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Wednesday, October 29, 1997
Eagles cross country prepares for district
By JON FULBRIGHT
The Pecos Eagles' boys cross country team will be seeking their first regional berth in four years, while Pecos' girls will be going for individual berths this Saturday, at the District 4-4A cross country meet in Carlsbad, northwest of San Angelo.
Eagles' coach Rudy Juardo said he'll be taking six boys and three girls to the district meet, with five runners required to post a team score.
"Sticks (senior Marisol Arenivas) was going to go with us, but now she's not," Juardo said, referring to the conflict Saturday with Pecos' volleyball playoff match in Van Horn against El Paso High. "Even if she did go, I'd only have four girls."
As a result, he said junior Liz Parent would be the only girl running on the varsity level for Pecos, while Jenny Alvarez and Helena Pendelton will compete in the junior varsity division.
Juardo said all six boys Billy Rodriguez, Oscar Medrano, Orlando Matta, Adam Matta, Michael Pena and Roy Marta will compete in the varsity division, with Rodriguez having the best shot at taking the individual title.
San Angelo Lake View will be favored to take the team title, and Chiefs' runner Aaron Linthicum has posted the best times so far for Lake View. He ran a 17:19.3 a week ago on the three-mile course in Levelland, while teammate Justin Daniel ran a 17:26.7.
"The fastest Billy has run that I've timed him in is 17:05, so he ought to be able to take him," Juardo said. Linthicum and Orlando Matta, meanwhile, will be facing each other on Friday night first, when the Eagles football team hosts Lake View.
Along with San Angelo, Andrews was also at the Levelland meet as a team, which Juardo said they hadn't done in previous meets this season. "I know we can beat Fort Stockton, but I don't know about what Andrews has," he said. The Mustangs fielded only three runners earlier this season, including Roland Reyes, who ran a 17:43.9 last week in Levelland.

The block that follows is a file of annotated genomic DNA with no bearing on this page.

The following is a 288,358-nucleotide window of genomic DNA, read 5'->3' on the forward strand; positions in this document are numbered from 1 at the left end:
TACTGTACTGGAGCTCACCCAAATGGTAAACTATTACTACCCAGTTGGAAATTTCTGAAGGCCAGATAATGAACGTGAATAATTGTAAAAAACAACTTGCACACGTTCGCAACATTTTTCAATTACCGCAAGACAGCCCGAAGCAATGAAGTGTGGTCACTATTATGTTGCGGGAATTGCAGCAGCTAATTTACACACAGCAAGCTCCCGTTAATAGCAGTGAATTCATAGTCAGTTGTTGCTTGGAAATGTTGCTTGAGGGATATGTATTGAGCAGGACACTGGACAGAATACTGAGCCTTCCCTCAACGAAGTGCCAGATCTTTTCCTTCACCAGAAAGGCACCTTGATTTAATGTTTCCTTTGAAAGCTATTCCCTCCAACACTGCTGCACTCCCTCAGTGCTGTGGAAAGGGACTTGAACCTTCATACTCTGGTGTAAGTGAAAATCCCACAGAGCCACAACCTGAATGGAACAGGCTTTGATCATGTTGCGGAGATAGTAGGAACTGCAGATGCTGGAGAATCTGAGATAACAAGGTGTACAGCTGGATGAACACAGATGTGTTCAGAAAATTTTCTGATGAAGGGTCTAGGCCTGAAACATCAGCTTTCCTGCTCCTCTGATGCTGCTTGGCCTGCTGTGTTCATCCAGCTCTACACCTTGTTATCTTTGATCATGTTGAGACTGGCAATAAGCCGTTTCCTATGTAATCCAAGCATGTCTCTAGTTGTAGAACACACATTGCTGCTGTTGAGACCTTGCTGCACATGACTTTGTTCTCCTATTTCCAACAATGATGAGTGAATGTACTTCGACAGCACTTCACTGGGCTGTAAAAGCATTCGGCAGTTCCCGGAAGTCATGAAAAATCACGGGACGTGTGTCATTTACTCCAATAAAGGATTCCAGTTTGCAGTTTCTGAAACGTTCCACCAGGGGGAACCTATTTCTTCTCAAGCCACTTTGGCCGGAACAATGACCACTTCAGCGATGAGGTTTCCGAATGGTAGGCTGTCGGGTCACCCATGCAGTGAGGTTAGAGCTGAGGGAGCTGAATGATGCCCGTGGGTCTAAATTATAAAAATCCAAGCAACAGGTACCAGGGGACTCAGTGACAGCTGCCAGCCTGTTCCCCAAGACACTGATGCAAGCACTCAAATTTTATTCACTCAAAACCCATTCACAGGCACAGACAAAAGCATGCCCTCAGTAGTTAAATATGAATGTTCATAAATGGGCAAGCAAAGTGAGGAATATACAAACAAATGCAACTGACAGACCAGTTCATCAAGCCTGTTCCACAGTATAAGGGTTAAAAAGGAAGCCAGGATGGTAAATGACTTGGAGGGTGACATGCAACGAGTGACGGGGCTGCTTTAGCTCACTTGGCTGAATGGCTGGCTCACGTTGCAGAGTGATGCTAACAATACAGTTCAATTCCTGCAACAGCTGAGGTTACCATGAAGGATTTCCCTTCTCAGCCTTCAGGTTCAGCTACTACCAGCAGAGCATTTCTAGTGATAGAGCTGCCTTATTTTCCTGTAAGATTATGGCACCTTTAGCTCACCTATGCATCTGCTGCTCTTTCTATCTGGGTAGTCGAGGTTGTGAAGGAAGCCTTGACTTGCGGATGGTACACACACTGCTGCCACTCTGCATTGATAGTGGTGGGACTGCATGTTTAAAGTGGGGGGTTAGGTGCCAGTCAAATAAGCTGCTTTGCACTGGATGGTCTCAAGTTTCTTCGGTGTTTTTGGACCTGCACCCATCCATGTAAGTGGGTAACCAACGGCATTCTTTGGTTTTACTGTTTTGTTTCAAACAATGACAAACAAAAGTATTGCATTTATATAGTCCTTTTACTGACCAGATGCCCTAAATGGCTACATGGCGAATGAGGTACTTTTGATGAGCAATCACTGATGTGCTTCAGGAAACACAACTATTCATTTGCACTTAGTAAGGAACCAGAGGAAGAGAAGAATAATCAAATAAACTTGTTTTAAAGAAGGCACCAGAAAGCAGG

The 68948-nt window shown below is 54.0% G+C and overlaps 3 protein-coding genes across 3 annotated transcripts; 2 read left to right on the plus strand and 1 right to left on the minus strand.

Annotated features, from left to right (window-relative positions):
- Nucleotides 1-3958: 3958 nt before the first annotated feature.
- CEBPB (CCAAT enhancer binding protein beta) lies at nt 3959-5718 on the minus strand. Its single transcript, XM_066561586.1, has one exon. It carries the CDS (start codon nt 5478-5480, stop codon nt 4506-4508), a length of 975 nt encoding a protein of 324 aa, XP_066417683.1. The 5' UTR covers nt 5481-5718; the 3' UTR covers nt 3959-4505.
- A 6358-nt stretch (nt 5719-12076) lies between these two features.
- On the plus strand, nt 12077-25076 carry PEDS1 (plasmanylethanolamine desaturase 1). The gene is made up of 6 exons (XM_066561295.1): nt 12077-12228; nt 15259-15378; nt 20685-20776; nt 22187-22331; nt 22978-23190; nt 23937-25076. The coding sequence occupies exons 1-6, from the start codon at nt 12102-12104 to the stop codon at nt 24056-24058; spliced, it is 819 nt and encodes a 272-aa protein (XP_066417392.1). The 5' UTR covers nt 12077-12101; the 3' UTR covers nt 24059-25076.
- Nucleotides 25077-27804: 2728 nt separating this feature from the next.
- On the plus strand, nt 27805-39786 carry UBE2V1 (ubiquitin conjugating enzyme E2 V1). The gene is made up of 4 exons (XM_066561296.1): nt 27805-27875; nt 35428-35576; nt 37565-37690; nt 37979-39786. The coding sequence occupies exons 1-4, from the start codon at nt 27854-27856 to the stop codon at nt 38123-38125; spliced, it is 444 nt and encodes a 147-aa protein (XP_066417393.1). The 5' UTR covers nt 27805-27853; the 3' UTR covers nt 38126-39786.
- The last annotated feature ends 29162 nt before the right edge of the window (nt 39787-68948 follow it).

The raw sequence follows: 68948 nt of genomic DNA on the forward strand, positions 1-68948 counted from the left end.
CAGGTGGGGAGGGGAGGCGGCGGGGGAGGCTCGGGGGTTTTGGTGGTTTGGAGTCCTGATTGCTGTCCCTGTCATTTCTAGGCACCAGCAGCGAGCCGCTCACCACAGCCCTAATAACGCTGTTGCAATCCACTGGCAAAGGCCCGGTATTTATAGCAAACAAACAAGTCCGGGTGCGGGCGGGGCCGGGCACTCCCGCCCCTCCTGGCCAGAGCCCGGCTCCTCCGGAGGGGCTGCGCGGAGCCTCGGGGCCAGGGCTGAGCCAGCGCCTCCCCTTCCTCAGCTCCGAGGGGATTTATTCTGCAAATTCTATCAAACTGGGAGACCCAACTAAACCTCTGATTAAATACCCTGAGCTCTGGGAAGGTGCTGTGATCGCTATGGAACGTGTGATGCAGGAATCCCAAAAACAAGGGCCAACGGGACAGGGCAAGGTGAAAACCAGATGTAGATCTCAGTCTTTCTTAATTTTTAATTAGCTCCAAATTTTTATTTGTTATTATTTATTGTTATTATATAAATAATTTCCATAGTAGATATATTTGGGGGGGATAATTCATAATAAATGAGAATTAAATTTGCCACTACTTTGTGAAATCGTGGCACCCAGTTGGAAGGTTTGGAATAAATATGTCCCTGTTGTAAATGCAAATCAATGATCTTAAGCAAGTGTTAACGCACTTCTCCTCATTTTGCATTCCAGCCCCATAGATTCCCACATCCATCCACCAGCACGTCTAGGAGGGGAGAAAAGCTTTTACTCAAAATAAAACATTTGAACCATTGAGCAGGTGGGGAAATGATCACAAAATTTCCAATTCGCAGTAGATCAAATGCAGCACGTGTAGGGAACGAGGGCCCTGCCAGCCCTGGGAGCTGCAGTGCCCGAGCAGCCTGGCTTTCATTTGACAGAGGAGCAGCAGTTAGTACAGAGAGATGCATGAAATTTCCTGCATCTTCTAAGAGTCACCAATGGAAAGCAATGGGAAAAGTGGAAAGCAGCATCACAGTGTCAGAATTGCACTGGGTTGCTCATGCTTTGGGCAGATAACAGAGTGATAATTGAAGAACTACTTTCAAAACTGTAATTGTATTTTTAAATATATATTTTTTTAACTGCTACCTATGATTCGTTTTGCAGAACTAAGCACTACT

"The main thing is if our back guys can pick it up a little bit," Juardo said, referring to the Eagles' other runners. "If our back guys can pick up some of their (Lake View's) guys, I think we have a legitimate chance."
The girls will be running a two-mile course Saturday, though Juardo said they've been doing three miles with the boys either out at salt flat or around the Pecos High School campus over the past few weeks. "Liz is running about a 14-15 (minute two-mile), so she's going to have to pick it up," he said.
Lake View will also be favored on the girls' side, and at Levelland, the Maidens were led by Chonna Wright, who ran a 14:08.7, and Angela Hogeda, who had a 14:42.1.
The top two teams and top five finishers will advance to the Region I-4A competition, which will take place next month in Lubbock.
Pair picked by NBA as first female refs
By CHRIS SHERIDAN
NEW YORK - Dee Kantner and Violet Palmer will wear the same jerseys, blow the same whistles and be held to the same standards as their colleagues.
When there's a fight on the court, they'll be expected to use their best judgment whether to intercede.
When a player or coach gets too demonstrative, they'll be expected to signal a technical foul.
When there's a jump ball, they'll be expected to throw it straight up in the air.
Kantner and Palmer are among the NBA's newest officials. On Tuesday, they became the first women hired to officiate regular-season games in a men's professional sport.
``We had them in one exhibition game, and I don't see any difference in the female and male referees,'' said Donnie Walsh, general manager of the Indiana Pacers. ``I think it's going to be fine.
``The two ladies they have are very well qualified and will demand the respect of everybody associated with the event.''
Kantner and Palmer were among five new referees added to the league's 58-member officiating staff. Another seven refs didn't make the cut.
The 36-year-old Kantner was supervisor of officials in the WNBA. She also has refereed four women's NCAA championship games, including the 1997 matchup between Tennessee and Old Dominion.
Palmer, 33, was an official in the WNBA, and has officiated college women's games.
South Florida celebrates Marlins' victory
MIAMI (AP) - The Florida Marlins rode convertibles in downtown Miami, trolleys in Little Havana, speedboats in Fort Lauderdale and waves of applause everywhere they went.
Tens of thousands of fans cheered and chanted Tuesday in an all-day salute to the World Series champions.
South Florida's ethnic friction was put aside as Latin, black and white fans joined in the area's largest, most festive gathering since at least 1987, when Pope John Paul II visited Miami.
``This community has come together in a way I haven't seen for many, many years,'' said Dade County mayor Alex Penelas, wearing a Marlins jersey.